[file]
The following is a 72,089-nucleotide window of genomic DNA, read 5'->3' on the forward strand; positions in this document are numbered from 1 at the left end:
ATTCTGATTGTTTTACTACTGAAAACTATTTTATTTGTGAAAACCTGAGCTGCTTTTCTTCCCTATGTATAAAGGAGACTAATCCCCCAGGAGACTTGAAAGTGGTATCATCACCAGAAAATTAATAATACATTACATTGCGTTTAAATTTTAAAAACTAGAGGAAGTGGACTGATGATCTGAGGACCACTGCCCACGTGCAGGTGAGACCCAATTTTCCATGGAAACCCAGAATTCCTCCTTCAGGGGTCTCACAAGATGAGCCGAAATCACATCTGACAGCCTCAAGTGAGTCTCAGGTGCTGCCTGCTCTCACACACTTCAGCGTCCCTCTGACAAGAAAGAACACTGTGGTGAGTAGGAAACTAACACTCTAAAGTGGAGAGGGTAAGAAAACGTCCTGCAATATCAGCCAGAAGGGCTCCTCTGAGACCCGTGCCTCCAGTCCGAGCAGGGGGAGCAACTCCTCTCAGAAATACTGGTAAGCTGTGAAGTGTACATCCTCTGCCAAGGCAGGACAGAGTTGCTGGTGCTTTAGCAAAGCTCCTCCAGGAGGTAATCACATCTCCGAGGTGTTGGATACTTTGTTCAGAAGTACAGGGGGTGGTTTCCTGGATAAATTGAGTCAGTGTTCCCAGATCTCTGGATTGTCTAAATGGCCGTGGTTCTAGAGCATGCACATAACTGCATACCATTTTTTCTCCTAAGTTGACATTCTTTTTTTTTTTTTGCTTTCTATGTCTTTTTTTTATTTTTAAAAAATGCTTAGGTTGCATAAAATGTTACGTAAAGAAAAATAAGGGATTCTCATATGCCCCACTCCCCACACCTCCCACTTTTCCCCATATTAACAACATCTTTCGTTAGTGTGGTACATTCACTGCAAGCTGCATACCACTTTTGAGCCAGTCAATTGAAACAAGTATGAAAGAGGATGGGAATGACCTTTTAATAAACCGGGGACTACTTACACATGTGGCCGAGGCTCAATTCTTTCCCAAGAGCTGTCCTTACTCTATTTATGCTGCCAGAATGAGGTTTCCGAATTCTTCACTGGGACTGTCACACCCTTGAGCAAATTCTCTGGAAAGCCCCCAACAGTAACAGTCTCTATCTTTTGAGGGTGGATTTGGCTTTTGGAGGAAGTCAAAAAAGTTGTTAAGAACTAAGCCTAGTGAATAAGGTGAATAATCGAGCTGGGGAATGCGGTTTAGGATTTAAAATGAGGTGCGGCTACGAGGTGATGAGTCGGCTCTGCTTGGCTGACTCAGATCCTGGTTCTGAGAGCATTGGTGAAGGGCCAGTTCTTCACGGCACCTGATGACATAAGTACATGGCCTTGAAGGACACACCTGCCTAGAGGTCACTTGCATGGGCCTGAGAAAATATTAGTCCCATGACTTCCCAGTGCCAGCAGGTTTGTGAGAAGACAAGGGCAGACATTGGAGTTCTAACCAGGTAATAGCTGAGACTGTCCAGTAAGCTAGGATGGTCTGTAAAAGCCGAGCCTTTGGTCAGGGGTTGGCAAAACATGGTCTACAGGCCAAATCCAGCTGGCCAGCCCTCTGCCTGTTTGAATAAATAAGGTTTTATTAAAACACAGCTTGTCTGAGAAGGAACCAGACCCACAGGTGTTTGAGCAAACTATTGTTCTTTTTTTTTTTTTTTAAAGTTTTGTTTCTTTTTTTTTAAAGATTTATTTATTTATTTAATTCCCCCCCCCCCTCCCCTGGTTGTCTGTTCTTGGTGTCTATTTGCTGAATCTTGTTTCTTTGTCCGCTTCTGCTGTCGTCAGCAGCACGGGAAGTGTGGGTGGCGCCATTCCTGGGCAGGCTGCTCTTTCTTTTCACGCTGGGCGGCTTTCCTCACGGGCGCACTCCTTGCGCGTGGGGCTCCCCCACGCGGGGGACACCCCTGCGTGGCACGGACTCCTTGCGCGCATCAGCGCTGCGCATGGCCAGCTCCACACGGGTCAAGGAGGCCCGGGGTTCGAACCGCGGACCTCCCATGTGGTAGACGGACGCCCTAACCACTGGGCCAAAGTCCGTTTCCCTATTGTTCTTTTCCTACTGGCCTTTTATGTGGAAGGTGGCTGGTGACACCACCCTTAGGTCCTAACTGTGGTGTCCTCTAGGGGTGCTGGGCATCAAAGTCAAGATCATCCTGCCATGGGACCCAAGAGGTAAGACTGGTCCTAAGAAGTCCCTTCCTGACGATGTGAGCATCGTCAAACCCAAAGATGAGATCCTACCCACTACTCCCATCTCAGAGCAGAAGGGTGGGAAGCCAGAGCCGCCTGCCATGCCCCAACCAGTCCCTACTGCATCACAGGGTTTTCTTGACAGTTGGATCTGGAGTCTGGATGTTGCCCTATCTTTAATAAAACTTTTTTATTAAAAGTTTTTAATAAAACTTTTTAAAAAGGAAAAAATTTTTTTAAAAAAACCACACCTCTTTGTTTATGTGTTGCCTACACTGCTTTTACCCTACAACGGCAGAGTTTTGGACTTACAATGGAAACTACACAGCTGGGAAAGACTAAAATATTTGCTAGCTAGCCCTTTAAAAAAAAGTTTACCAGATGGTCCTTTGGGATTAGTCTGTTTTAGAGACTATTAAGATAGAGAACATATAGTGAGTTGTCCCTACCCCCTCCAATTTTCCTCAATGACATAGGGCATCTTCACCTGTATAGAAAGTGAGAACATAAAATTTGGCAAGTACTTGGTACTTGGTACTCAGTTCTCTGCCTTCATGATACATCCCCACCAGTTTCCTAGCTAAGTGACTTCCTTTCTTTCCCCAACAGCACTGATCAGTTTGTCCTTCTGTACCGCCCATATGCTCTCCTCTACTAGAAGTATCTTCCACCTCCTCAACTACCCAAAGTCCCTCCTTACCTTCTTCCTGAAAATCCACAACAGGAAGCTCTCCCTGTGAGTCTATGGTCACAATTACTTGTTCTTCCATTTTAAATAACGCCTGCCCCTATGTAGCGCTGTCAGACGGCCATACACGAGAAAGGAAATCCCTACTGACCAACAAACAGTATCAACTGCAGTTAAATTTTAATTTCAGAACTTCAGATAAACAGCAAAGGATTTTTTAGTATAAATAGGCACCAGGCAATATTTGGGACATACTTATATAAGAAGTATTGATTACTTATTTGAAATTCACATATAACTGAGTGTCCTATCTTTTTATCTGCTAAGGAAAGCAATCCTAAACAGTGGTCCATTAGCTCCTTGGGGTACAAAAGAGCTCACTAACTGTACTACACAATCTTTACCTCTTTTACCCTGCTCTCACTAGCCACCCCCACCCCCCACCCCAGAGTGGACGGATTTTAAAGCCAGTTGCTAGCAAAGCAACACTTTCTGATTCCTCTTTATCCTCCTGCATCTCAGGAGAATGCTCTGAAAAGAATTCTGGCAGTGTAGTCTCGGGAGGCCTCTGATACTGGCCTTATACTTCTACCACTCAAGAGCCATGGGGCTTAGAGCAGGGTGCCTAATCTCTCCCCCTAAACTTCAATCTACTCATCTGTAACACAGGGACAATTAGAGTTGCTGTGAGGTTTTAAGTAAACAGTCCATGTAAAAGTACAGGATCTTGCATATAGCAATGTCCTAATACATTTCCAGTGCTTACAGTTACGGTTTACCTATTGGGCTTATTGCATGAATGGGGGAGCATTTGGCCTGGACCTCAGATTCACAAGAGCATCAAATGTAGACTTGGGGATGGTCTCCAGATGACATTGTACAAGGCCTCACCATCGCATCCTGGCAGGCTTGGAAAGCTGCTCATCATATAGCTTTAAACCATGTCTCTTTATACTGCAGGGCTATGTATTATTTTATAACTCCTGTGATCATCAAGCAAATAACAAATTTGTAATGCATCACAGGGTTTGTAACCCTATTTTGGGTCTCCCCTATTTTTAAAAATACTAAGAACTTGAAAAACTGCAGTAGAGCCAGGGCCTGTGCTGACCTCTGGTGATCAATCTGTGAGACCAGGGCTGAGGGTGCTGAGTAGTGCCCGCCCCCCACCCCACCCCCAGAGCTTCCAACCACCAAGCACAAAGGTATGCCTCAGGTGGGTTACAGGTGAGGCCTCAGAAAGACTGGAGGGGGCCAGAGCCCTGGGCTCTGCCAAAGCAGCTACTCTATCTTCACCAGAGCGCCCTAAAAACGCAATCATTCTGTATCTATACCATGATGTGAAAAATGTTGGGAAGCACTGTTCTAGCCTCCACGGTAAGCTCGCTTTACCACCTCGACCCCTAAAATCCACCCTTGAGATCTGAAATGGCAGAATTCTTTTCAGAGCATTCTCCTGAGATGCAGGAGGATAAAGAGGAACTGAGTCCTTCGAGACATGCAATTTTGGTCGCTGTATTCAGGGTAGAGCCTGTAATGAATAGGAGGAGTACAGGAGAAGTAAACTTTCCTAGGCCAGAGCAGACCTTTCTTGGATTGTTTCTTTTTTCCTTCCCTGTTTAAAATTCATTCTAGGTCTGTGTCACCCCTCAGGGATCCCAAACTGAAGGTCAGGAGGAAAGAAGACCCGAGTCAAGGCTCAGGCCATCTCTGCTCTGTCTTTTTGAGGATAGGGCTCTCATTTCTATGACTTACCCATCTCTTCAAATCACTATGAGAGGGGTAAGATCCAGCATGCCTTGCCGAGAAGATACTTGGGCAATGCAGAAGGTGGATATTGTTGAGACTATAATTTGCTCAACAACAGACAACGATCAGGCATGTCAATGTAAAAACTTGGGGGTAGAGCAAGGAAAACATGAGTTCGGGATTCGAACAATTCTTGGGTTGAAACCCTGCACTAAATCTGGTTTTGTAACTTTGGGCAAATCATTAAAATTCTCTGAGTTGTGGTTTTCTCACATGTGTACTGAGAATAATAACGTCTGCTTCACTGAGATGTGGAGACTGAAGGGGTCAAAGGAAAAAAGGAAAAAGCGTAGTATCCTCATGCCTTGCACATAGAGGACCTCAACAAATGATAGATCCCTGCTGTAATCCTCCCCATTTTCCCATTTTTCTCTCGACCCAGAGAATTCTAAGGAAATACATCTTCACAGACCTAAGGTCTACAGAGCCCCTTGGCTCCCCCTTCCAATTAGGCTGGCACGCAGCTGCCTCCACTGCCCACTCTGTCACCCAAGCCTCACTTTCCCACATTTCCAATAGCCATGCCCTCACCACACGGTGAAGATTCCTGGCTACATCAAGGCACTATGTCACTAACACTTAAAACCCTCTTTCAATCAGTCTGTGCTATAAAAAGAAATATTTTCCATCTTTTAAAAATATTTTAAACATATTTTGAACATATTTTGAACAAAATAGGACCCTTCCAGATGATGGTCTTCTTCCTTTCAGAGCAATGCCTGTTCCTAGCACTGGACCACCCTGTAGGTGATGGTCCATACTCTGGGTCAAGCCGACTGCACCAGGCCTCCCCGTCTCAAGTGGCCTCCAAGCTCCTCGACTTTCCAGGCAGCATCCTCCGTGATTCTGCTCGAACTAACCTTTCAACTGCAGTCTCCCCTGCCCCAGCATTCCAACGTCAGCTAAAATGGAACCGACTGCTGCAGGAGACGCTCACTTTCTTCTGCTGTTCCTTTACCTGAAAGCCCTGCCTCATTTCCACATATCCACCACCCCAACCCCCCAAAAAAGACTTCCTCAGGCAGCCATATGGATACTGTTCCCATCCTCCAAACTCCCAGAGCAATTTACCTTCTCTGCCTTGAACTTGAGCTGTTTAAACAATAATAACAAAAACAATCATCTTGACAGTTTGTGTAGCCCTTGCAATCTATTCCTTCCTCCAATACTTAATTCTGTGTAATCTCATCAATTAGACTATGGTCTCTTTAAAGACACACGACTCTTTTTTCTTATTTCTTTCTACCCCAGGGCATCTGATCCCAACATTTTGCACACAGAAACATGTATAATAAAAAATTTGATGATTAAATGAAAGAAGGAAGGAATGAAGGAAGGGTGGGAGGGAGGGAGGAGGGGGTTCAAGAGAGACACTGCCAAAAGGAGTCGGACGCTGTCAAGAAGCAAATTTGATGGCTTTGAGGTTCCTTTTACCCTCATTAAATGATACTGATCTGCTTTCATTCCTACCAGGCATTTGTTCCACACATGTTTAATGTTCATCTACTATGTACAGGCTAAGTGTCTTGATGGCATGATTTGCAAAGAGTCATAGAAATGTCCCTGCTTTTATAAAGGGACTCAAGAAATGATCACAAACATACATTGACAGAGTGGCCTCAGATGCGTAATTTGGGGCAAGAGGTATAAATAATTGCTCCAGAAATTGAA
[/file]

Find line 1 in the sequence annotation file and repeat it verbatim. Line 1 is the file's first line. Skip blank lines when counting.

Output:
The following is a 72,089-nucleotide window of genomic DNA, read 5'->3' on the forward strand; positions in this document are numbered from 1 at the left end: